Flagging “ethical concerns” in Tata group’s aviation joint venture with Air Asia, ousted Chairman Cyrus Mistry has alleged that forensic investigation revealed fraudulent transactions of Rs 22 crore involving non-existent entities in India and Singapore.
As the bitter war played out between him and interim Chairman Ratan Tata, Mistry also alleged that due to the latter’s passion for aviation, Tata Sons board increased capital infusion in the aviation sector at multiple levels of the initial commitment.
In a letter written to the Board members of Tata Sons a day after he was ousted, Mistry said: “Board members and trustees are also aware that in the case of Air Asia, ethical concerns have been raised with respect to certain transactions as well as overall prevailing culture within the organisation.
“A recent forensic investigation revealed fraudulent transactions of Rs 22 crore involving non-existent parties in India and Singapore.”
Mistry went on to allege that “executive trustee Mr Venkataraman, who is on the board of Air Asia and also a shareholder in the company, considered these transactions as non-material and did not encourage further study”.
It was only at the insistence of the independent directors, one of whom immediately submitted his resignation, that the board decided to belatedly file a first information reports, Mistry said in the letter.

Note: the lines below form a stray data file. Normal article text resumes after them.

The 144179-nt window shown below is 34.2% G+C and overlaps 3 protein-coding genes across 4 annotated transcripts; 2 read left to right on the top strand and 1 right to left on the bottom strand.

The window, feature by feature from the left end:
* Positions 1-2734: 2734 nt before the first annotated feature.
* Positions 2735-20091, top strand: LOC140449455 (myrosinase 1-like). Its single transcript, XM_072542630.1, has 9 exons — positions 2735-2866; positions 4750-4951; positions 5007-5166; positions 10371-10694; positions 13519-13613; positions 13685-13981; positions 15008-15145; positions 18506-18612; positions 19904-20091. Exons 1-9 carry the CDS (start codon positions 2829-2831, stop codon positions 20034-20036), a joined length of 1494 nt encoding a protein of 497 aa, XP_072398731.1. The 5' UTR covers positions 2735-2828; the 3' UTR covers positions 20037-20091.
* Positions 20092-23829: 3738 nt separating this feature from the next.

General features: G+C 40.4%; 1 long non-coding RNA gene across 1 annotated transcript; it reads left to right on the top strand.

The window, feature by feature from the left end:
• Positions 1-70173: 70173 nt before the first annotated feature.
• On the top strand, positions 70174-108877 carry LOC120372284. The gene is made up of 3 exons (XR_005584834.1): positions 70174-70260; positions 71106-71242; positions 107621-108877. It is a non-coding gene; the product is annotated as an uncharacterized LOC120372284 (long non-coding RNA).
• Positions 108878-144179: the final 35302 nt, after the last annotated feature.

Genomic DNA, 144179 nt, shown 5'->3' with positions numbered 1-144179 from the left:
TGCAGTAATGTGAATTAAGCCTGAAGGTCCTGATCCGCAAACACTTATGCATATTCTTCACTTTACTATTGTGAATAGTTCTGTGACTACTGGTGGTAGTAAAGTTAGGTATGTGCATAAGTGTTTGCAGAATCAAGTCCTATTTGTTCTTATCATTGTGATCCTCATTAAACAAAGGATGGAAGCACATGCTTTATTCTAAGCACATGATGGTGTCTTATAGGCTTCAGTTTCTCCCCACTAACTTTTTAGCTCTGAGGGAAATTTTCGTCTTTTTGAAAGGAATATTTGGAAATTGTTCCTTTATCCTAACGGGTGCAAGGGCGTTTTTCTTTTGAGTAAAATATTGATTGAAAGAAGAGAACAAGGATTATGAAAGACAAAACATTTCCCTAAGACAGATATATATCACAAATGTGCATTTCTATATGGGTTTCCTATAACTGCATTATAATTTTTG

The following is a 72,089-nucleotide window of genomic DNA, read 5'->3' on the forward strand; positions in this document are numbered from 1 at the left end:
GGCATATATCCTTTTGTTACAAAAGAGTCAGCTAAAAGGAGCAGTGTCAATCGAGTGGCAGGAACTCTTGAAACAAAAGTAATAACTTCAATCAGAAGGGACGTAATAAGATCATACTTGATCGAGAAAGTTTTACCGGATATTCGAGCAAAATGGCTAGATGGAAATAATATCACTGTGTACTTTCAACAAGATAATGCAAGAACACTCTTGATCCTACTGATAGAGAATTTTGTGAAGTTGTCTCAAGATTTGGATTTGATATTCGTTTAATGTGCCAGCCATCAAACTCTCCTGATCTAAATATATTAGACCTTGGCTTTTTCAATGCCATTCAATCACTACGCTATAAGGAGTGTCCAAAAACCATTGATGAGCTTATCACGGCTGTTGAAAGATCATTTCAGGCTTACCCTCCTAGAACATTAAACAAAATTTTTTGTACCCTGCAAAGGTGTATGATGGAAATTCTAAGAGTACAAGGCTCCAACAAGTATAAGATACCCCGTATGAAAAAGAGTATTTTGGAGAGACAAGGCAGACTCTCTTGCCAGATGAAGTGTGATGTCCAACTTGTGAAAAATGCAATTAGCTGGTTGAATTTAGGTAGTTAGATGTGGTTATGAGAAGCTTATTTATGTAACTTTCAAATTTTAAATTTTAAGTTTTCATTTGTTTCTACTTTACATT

He claimed it was Tata who completed negotiations with Air Asia but early in his tenure as the Chairman of Tata Sons he was asked to table a proposal for the JV with Air Asia at a Tata Sons board meeting.
Claiming that in the case of JV with Air Asia, he was able to extract a “promise of no debt to be raised at the level of JV, as well as limiting Tata Sons investment to 30 per cent of the USD 30 million equity”, Mistry said he was taken by surprise with a similar situation when Tatas formed a JV with Singapore Airlines.
“A few months later, I was surprised to be confronted with a similar situation requiring me to execute a fait accompli JV with Singapore Airlines,” he said.
Mistry further said in the letter, “without the benefit of time and experience to fully evaluate the proposal, I had to accept that Tata Sons would take a 51 per cent stake in a USD 100 million joint venture”.
Pointing fingers at Tata, he said: “The passion for the airlines sector has led Mr Tata to continue his involvement with strategy of the two airlines. It is on his advice that the Tata Sons board has increased the capital infusion in the sector at multiple levels of the initial commitment.”
In 2013, Tata Sons had joined hands with Malaysian carrier AirAsia and Arun Bhatia’s Telestra Tradeplace to start low cost carrier AirAsia India. The carrier had to wait for nine months before taking off.
In September 2013, Tata group had joined hands with Singapore Airlines to start a new full-service airline in India, 18 years after a failed attempt. Tata Sons owned 51 per cent stake in the carrier, which has been christened as Vistara with Singapore Airlines holding the rest.